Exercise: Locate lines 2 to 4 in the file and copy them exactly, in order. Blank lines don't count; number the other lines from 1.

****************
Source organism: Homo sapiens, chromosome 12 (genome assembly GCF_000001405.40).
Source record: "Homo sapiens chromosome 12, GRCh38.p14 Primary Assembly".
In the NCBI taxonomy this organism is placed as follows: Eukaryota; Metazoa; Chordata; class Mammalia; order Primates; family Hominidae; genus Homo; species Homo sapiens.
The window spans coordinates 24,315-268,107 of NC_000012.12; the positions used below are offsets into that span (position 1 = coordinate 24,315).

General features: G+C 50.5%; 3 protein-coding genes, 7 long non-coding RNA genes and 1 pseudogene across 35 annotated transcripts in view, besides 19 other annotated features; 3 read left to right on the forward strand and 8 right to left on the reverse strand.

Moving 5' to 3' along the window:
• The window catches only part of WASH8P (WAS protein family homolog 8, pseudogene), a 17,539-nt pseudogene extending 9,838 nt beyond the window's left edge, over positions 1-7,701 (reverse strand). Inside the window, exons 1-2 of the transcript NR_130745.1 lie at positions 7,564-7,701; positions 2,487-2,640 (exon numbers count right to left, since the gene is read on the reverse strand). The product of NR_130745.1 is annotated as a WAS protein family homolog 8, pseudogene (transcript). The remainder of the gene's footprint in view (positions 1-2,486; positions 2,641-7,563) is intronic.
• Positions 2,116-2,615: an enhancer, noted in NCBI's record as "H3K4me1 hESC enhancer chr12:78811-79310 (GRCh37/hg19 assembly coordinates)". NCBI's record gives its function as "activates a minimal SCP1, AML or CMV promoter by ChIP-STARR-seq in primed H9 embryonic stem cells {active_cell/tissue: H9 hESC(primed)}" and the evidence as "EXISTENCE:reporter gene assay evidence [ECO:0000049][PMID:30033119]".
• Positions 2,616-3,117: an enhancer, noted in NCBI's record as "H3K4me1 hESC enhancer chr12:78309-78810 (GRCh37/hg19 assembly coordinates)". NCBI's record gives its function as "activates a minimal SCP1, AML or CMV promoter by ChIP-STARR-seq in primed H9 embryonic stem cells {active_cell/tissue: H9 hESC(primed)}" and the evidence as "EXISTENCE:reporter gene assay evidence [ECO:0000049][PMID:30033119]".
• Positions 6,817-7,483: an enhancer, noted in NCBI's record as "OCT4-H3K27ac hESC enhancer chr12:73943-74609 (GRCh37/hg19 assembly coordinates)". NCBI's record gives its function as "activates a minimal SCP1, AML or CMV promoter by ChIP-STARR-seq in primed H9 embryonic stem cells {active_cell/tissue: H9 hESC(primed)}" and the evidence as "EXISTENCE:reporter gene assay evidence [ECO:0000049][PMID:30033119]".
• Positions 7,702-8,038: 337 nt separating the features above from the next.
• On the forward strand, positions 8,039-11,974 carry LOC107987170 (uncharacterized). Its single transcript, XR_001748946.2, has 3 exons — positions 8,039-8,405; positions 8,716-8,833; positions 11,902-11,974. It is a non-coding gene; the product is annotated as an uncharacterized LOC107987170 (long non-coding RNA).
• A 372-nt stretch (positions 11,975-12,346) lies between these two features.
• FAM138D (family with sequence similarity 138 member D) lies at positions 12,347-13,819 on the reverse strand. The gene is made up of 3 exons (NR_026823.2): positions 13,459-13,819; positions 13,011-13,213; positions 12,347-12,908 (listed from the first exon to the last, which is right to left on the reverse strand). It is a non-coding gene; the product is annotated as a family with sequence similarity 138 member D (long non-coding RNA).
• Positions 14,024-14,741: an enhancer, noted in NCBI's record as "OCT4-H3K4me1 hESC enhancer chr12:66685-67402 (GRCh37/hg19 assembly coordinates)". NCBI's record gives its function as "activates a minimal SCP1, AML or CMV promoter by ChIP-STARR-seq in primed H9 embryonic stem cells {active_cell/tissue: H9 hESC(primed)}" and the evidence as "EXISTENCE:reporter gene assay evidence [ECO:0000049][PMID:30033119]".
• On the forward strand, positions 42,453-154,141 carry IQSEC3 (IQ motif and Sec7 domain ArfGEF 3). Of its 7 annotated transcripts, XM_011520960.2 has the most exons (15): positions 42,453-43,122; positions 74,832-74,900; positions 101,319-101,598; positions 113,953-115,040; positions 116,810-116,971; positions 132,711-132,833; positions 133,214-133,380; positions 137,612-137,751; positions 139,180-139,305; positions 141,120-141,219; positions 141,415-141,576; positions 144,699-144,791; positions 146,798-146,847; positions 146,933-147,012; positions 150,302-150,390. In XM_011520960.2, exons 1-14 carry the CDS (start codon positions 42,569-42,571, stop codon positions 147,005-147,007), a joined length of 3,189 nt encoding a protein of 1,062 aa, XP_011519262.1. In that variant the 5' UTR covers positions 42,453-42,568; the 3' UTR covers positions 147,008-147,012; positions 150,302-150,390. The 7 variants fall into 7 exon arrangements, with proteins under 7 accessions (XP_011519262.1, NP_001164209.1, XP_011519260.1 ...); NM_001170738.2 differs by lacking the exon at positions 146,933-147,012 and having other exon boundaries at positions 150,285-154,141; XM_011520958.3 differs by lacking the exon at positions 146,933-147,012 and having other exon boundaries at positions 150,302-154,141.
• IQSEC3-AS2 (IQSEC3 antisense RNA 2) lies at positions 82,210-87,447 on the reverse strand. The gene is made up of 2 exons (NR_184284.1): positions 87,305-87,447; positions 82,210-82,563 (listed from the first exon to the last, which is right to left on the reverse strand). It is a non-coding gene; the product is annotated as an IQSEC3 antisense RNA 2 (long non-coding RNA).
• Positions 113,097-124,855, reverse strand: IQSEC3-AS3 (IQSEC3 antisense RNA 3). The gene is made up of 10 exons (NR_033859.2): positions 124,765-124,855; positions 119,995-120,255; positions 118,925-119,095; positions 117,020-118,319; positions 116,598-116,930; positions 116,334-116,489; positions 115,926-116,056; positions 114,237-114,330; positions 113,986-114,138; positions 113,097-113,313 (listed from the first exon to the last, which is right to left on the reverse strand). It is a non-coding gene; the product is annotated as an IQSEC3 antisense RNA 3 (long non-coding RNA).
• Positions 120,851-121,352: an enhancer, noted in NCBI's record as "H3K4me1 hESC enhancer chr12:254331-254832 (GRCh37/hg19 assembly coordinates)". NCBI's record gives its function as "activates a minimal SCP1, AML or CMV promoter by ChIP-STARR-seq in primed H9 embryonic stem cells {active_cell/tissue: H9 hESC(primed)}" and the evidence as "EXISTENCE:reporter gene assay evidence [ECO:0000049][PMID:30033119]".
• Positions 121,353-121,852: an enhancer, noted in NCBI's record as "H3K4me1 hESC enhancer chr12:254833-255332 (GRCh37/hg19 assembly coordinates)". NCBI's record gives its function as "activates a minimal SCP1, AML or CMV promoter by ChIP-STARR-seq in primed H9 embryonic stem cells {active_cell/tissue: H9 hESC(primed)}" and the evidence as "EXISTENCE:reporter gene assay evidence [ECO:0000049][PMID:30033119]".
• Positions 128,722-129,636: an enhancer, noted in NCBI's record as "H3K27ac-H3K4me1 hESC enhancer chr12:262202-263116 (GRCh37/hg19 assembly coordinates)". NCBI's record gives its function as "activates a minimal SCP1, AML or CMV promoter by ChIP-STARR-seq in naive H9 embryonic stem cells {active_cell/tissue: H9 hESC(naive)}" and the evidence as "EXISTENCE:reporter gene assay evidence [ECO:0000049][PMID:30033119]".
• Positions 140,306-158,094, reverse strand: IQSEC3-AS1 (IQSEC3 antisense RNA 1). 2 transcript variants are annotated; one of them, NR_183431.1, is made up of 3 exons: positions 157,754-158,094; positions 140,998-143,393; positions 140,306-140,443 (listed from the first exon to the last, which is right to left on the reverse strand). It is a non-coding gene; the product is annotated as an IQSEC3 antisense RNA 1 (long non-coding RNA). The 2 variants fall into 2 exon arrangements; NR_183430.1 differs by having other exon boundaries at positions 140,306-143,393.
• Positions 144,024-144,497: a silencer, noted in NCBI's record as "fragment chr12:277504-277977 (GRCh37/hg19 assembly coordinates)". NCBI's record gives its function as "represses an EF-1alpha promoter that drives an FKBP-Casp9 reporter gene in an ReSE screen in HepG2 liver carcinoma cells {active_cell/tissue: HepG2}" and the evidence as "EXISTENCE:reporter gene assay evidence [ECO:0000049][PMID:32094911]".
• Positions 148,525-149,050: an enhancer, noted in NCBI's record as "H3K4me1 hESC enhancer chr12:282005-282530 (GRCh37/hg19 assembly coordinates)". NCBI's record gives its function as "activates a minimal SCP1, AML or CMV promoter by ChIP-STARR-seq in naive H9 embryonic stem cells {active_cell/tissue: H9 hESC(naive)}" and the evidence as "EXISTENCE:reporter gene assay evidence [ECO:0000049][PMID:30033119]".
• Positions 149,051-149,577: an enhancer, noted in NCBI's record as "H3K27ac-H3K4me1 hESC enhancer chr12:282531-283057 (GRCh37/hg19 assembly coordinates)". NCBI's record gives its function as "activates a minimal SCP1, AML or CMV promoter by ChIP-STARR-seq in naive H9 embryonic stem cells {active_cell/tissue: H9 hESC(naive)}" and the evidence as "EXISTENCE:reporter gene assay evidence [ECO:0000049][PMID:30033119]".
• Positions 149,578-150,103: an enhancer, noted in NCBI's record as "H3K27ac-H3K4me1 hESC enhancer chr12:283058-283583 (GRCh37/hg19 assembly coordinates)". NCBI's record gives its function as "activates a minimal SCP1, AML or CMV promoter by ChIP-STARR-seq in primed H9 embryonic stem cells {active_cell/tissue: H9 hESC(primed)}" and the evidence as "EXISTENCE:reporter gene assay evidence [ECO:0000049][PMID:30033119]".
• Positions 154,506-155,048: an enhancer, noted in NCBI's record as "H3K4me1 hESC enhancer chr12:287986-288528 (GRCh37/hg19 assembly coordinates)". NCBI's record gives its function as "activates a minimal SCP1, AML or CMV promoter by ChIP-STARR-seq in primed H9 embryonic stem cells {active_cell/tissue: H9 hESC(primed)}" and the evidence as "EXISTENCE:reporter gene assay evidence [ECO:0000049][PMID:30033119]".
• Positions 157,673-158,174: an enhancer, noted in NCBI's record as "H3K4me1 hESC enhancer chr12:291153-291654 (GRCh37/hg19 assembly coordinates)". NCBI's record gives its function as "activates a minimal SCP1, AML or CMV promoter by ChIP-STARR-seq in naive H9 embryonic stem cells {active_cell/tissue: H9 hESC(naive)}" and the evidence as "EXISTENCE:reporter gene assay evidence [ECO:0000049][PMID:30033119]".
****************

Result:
Source record: "Homo sapiens chromosome 12, GRCh38.p14 Primary Assembly".
In the NCBI taxonomy this organism is placed as follows: Eukaryota; Metazoa; Chordata; class Mammalia; order Primates; family Hominidae; genus Homo; species Homo sapiens.
The window spans coordinates 24,315-268,107 of NC_000012.12; the positions used below are offsets into that span (position 1 = coordinate 24,315).